An important aspect of the Aksumite kings' responsibilities was the conduct of military campaigns, the main theme of almost all the Aksumite royal inscriptions which have survived.
We therefore have a considerable amount of information about the Aksumites' methods and tactics in warfare. It is very probable that the Aksumite system of controlling subject peoples through their own rulers had the effect of encouraging these to try the strength of their overlords at each succession or other crisis. This might explain the `revolts' which occurred at places apparently quite near to the centre of the kingdom. The inscriptions and coins often use the word `peace', but we gather that the `Pax Aksumita' was, if not apparently seriously challenged, in need of continuous repair.
The military establishment was undoubtedly one of the key institutions of the Aksumite monarchy, and as such was closely associated with it. The king himself was the commander-in-chief, but royal brothers and sons, and perhaps other relatives, were frequently put in charge of campaigns when the king was occupied elsewhere. The semi-sacred character of the monarchy may have been one of the bases of its domination, but the control of its military arm by members of the ruling family must also have been a source of strength and security.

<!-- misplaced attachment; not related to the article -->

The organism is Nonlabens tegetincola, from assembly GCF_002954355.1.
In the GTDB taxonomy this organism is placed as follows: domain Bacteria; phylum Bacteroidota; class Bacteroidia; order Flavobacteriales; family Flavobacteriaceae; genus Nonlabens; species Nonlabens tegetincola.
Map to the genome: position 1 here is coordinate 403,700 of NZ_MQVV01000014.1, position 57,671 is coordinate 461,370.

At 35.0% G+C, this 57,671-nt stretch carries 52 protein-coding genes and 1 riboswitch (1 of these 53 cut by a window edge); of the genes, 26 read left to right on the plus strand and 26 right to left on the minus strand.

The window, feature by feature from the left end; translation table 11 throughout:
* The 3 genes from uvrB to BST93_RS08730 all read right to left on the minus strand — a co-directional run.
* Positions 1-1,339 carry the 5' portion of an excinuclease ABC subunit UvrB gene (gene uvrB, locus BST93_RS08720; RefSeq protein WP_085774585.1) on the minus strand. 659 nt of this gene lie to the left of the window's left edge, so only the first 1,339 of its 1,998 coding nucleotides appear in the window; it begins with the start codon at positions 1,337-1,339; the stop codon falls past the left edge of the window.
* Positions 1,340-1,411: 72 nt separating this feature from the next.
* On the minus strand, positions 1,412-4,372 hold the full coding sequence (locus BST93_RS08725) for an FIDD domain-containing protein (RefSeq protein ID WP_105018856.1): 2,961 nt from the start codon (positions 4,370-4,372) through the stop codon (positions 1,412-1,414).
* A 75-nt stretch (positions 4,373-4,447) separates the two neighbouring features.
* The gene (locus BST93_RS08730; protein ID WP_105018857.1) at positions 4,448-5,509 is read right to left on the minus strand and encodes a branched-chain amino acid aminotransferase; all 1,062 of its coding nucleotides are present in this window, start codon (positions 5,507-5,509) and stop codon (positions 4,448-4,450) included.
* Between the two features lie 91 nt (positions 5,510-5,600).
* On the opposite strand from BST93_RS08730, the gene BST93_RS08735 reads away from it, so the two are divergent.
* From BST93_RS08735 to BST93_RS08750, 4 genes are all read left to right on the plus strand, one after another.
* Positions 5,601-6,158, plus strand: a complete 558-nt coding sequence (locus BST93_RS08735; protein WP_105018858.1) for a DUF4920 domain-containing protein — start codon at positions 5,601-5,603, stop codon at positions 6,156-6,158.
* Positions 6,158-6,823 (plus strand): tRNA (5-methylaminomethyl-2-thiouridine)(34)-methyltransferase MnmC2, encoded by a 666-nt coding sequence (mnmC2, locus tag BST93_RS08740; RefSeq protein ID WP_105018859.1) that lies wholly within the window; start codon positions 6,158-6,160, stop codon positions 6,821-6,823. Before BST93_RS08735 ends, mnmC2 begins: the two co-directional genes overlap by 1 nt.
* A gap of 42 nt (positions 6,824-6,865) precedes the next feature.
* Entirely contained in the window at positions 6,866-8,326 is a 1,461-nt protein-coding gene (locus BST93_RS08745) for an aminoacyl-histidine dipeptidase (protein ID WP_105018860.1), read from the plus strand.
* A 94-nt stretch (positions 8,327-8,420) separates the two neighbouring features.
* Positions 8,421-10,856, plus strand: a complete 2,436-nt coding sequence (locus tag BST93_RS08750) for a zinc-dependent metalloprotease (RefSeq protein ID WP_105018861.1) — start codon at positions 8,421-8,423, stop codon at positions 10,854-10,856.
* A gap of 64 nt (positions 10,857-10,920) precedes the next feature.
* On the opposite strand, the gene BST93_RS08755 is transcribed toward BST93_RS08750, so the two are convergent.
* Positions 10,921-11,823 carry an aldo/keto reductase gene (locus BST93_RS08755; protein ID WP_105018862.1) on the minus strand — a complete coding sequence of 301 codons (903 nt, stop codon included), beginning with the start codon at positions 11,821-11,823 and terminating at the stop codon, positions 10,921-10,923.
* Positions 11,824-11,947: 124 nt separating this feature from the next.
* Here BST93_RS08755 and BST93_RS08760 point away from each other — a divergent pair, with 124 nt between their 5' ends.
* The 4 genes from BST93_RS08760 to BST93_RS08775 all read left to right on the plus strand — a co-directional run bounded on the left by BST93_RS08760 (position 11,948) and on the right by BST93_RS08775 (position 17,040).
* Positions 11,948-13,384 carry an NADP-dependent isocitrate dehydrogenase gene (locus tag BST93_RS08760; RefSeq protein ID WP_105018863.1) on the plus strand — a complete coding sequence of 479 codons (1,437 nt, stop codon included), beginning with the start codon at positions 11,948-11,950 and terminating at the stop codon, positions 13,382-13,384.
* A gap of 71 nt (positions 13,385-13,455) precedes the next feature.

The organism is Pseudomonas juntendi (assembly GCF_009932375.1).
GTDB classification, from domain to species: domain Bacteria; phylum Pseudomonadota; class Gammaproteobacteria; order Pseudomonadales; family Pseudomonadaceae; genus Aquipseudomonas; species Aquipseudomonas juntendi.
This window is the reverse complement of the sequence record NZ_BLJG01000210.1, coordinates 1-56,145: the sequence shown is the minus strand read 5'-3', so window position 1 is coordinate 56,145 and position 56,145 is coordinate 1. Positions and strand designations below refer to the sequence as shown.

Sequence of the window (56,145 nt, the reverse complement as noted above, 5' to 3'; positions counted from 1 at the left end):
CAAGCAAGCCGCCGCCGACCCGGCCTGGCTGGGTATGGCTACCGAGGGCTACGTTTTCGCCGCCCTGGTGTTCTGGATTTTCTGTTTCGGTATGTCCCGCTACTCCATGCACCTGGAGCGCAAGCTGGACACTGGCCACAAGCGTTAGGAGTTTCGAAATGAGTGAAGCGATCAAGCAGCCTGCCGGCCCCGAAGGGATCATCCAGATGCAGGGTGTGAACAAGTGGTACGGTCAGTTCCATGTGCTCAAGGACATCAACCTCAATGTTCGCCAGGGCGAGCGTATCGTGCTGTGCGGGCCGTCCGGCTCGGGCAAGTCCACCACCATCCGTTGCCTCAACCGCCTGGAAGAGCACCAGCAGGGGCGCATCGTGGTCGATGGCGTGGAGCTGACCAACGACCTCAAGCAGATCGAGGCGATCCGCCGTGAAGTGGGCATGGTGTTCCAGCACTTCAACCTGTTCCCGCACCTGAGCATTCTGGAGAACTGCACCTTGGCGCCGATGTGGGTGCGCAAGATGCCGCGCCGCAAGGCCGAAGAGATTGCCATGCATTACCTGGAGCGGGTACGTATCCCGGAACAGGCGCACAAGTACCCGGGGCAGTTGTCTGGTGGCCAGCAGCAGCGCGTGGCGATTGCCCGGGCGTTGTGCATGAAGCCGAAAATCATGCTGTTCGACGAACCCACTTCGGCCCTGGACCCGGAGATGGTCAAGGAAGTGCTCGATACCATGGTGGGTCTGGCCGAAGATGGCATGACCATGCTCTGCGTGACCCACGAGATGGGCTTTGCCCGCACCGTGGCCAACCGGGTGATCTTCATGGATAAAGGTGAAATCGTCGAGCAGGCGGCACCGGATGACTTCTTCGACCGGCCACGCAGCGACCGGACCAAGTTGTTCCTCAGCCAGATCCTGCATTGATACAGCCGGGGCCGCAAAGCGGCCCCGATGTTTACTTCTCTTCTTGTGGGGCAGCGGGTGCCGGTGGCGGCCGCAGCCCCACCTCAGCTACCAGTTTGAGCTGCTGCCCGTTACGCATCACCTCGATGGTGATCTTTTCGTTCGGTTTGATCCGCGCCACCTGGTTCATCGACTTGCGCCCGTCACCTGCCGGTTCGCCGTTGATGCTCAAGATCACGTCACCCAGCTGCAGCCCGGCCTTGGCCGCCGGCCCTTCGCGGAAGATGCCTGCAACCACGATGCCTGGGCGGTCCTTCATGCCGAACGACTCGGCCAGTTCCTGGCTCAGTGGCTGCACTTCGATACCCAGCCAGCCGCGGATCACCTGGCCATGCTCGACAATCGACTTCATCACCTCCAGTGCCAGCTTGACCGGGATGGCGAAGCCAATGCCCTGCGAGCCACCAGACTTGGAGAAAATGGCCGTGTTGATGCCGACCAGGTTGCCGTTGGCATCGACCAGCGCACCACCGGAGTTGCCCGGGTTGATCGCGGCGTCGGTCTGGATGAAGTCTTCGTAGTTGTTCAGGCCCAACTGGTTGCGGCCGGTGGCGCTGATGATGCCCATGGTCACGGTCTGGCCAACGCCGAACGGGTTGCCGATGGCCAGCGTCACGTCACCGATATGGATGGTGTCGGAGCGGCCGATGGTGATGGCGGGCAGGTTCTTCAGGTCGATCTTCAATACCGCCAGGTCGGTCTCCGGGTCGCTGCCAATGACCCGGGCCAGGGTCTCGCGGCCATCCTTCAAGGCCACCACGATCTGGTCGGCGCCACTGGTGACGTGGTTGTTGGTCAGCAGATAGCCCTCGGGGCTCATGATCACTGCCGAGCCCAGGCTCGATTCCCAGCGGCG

The Aksumite army was organised into sarawit (sing. sarwe), groups or `regiments' of unknown numerical strength, each with a name (possibly a provincial district name, or a `tribal' name), under their own commanders or generals. The generals of these groups were referred to in the inscription DAE 9 by the title nagast, the plural of negus or king, exactly the same as the word used in the royal title negusa nagast, king of kings, in the same inscription. This indicates the importance of their office, and was possibly a reminiscence of the former sub-kingdoms now part of Aksum. The troops were presumably levied as needed, though there must surely have been some kind of `Praetorian Guard' at the capital for ordinary guard duties about the palace, treasury and the king's person. In mediaeval times such troops were designated by the name of the part of the palace which they guarded.
When on campaign, encampments were set up, possibly in some cases in recognised military stations or garrisons, or traditional muster-points. Certain provisions were requisitioned where necessary from the enemy's country. Others were brought on beasts of burden or by human portage. Mention is made of the water-corvée, and the provision of water must have been particularly important when the campaigns reached the more arid areas. Camels were certainly used in transport, and are sometimes specified among the plunder taken.
Campaigns in Yemen with Aksumite forces numbering up to 100,000 are mentioned. The principal weapons were the sword and spear, whose iron and steel were partially imported - shields were made of buffalo hide. Although there are no accounts of horses in battle, they played an important part in national life as shown by their prominence in burial sites. There were elephants in abundance but the only evidence of their use is a Byzantine witness who gives an account of a royal chariot pulled by them. Axum also had a fleet and shipyards - it was a maritime nation with overseas posessions. One ancient source describes Indian and Aethiopian (sic) ships